Blood, sweat, tears and a little bit of vomit in the corporate arena



I arrive at Covent Garden tube station and exit onto the main square. Memories come flooding back of several outings here over the last 15 years of working in corporate London. Images of me drinking cocktails and Jager-bombs when I really just wanted to be at home chilling on my sofa after a gruesome work-week. However, the peer pressure of corporate life meant I had to show my face for these work outings. My boss would remind me at lunchtime, “Don’t forget our clients are over from New York. We have to show them what a fun bunch we are.” As I walk through the main square with the street artist performing for tourists, I shudder and shiver at the thought of the volume of Jager-bombs and Long Island Ice Teas I drank to survive those outings.


I haven’t been drinking for the last four weeks, although it feels like four months, at the moment. Recently found out I am going to be a dad and, in solidarity with my partner-in-crime, agreed not to drink during the pregnancy. A very ill-advised move now that I reflect on it in hindsight. As my wife is growing from scratch our unborn child, it has been challenging trying to offer support. Every morning brings fresh challenges, pelvic movements, bowel movements. And even after sleeping 9 hours straight, she looks like she’s been running a marathon. I’m completely flummoxed and have no logical words of encouragement, so I offer to give her a back and foot massage.

I arrive at my friend’s birthday to catch-up with my university friends. As usual, they look perplexed when I inform them I’m not drinking, with almost the same look I imagine I would receive if I told them I just killed someone. Unfortunately, it’s too early to share the news of the imminent arrival of my unborn child. Anyway, after sidestepping the attempts to make me drink, it turns out to be a very enjoyable evening, being sober as they become more inebriated.


I catch up with a friend who starts asking me about mental performance coaching, and to my shock admits he is following me on Instagram and reading my blogs. Considering he has a challenging job and manages his four kids, I’m amazed he is able to find the time to follow my work. So, we start talking about his upcoming second marathon and his love of ice climbing, which fascinates me given that I recently watched ‘Free Solo,’ a film about the guy who scaled Yosemite Mountain without a harness rope—a truly crazy feat. I nearly vomited in my mouth while watching it.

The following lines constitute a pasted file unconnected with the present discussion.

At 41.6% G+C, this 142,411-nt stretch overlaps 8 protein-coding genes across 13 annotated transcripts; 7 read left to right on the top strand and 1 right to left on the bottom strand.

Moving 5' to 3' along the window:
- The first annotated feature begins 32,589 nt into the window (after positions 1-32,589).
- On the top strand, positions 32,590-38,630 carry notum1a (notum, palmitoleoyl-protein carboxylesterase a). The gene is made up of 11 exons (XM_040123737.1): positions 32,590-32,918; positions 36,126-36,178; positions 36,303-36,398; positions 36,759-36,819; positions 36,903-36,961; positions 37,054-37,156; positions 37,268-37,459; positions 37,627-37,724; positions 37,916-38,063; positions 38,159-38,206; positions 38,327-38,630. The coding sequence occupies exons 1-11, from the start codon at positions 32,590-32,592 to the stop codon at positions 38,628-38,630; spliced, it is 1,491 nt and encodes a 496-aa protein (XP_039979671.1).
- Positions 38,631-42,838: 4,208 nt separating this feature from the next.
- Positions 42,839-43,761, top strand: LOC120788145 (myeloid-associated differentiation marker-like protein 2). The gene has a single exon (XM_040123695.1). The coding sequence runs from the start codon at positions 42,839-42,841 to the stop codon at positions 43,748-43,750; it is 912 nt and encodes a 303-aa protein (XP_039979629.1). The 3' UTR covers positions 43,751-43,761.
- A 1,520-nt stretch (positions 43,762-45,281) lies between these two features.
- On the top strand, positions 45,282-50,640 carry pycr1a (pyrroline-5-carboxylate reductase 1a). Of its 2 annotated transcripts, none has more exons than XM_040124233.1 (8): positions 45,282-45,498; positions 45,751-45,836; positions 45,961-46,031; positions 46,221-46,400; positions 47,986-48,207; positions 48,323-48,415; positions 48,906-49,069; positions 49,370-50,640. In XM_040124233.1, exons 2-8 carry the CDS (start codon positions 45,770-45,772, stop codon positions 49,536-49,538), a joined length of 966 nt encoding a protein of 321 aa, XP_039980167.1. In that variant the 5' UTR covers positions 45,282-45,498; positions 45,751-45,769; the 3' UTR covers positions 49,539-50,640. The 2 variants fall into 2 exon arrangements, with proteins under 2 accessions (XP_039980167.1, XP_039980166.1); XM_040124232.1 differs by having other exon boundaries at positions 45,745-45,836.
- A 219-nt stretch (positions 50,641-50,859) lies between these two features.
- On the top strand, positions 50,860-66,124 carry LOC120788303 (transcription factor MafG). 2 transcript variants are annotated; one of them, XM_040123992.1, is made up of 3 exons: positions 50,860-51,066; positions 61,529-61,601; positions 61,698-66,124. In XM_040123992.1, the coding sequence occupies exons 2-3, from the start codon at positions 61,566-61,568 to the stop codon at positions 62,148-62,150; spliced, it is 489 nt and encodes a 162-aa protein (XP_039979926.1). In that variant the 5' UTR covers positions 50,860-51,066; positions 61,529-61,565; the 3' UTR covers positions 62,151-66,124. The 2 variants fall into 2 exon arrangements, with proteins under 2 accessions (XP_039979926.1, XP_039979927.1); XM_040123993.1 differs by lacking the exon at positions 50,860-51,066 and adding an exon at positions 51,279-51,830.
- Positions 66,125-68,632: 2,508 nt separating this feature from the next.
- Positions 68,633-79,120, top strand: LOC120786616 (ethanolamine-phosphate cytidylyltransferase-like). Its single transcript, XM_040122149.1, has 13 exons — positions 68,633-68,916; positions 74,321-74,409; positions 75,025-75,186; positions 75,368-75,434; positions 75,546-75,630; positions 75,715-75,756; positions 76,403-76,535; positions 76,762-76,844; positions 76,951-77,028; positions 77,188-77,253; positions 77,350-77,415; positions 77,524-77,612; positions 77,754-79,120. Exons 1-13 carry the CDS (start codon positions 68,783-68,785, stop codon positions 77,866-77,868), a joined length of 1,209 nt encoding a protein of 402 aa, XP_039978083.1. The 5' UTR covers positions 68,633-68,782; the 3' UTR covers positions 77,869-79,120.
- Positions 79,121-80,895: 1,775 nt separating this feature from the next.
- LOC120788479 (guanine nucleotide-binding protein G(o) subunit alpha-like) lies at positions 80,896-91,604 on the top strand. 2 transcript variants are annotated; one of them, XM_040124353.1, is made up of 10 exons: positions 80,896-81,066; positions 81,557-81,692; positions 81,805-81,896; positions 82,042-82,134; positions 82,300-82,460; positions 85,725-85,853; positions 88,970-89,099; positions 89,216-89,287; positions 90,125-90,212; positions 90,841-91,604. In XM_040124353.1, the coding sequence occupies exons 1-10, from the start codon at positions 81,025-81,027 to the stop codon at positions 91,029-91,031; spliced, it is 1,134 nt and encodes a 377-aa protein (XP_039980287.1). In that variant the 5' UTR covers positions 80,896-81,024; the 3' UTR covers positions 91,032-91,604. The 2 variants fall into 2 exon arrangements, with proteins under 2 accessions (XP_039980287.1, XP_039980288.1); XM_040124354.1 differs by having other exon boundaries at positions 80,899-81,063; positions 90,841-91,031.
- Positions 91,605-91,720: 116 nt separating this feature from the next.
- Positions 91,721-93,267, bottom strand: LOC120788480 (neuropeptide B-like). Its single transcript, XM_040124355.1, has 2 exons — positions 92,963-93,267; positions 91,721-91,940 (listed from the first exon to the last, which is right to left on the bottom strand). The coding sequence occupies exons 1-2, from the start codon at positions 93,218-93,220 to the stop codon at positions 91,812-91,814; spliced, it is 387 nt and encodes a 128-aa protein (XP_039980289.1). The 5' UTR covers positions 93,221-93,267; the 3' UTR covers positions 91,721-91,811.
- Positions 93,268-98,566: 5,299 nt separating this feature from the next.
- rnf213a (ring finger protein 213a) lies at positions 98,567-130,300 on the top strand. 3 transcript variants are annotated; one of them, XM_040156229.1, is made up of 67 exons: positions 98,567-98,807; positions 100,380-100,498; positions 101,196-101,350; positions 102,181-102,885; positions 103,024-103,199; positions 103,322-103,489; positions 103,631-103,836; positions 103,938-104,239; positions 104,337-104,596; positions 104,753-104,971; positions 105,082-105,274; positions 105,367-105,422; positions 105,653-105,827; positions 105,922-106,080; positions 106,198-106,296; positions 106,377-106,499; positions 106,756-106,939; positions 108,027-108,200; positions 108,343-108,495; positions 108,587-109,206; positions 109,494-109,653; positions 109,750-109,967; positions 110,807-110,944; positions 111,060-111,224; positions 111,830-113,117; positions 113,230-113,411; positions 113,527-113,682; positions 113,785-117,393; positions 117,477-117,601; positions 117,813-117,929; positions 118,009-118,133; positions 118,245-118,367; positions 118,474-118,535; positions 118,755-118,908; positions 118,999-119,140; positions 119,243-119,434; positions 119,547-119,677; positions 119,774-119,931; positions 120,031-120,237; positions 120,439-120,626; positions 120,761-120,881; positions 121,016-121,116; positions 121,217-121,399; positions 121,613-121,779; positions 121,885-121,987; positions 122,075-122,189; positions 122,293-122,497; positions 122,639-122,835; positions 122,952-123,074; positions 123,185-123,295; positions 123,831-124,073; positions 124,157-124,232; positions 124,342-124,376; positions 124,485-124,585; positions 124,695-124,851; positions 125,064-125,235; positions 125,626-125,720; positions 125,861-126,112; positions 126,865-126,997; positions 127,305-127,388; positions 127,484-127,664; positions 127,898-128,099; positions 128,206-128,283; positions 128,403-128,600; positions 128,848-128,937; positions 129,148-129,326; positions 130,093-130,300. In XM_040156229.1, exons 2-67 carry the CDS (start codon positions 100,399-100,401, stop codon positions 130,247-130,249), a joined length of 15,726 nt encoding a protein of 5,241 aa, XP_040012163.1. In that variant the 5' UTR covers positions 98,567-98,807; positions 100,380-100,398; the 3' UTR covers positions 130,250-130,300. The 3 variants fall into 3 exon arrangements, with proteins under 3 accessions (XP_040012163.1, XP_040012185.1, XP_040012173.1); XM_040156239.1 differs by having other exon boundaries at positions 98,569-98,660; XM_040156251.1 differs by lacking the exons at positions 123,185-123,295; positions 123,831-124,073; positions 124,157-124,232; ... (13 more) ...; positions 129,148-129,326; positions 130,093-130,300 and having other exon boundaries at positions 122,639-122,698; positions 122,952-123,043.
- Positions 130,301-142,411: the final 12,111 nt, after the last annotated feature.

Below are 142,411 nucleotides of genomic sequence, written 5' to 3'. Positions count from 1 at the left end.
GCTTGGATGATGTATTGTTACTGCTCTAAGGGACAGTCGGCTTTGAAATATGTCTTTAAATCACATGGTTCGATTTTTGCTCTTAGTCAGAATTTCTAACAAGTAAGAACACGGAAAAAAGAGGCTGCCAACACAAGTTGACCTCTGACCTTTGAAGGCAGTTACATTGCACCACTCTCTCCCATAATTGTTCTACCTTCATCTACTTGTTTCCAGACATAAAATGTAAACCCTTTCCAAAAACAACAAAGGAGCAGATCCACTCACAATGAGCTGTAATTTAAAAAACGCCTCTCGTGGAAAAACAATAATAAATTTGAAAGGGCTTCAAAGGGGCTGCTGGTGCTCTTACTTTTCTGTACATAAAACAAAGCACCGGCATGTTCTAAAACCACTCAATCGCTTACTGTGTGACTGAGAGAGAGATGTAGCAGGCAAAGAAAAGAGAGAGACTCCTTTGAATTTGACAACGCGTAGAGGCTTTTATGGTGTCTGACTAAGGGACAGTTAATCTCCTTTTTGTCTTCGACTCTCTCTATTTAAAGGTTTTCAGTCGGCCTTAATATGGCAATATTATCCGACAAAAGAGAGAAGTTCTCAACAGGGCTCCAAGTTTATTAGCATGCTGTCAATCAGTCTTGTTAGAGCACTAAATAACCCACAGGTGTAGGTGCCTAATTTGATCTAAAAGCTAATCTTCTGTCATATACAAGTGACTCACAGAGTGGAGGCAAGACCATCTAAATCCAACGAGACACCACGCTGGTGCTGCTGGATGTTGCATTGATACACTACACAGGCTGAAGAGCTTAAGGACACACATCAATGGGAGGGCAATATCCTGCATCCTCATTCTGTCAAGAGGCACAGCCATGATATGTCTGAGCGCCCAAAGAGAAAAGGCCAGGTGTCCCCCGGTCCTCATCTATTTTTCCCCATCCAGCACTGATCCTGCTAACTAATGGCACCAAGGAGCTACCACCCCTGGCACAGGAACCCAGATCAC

We move onto corporate life and he describes a meeting he had the other week, which had started off harmlessly enough. He was presenting performance results for the department he had recently inherited, which was not in good health. Thanks to his efforts, the department was slowly starting to show signs of improvement. However, midway through the meeting, things took a turn for the worse. One of the other managers started attacking him over the results. KGB-style interrogation techniques kicked off. The meeting went on from 9am until 9pm, with no lunch break. Ridiculous!! During the meeting, other managers were dropping in and out and taking turns to stick the boot in and stab him in the back. An image enters my head of sharks feeding, the frenzy that happens once predators smell blood and launch for the kill.


My friend was rolling with the punches, ducking, diving, and using the ropes to hold himself up. It sounded better than the recent boxing match between Antony Joshua and Andy Ruiz Jr. He said he felt down and buried several times given the total lack of preparation: He was only supposed to have presented for 30 minutes and instead was interrogated for 12 hours. His opponents were varied, with some flying into London specifically for the meeting and coming prepared with facts and figures to hit him over the head with. I asked him how he survived this mental onslaught. His reply was his mindset. Once he knew he was under attack, the ego side of him kicked in and he swore he would not give in, no matter what.


After the meeting was over, he thanked his main attacker and was back in the office at 6:30am the next day with a coffee, croissant and a big smile for his attacker—ready to go again. Let’s get ready to rumble part 2. At this point in our conversation, I had a Eureka moment, realizing that people in the corporate sector are high performance athletes. I’m sure Anthony Joshua would have struggled with the mental onslaught my friend endured. My friend, as it turns out, had a great mentor who taught him how to think correctly under pressure, stay calm and create distance from his thoughts and emotions in order to respond skillfully to the challenges in front of him. He had developed endurance and a “don’t give up” mindset that helped him survive the onslaught. It made me respect what is required to perform in high profile, challenging roles and the work required on your mindset to protect and develop the right mental skillset.


How do you train your mindset to navigate challenges in your career?

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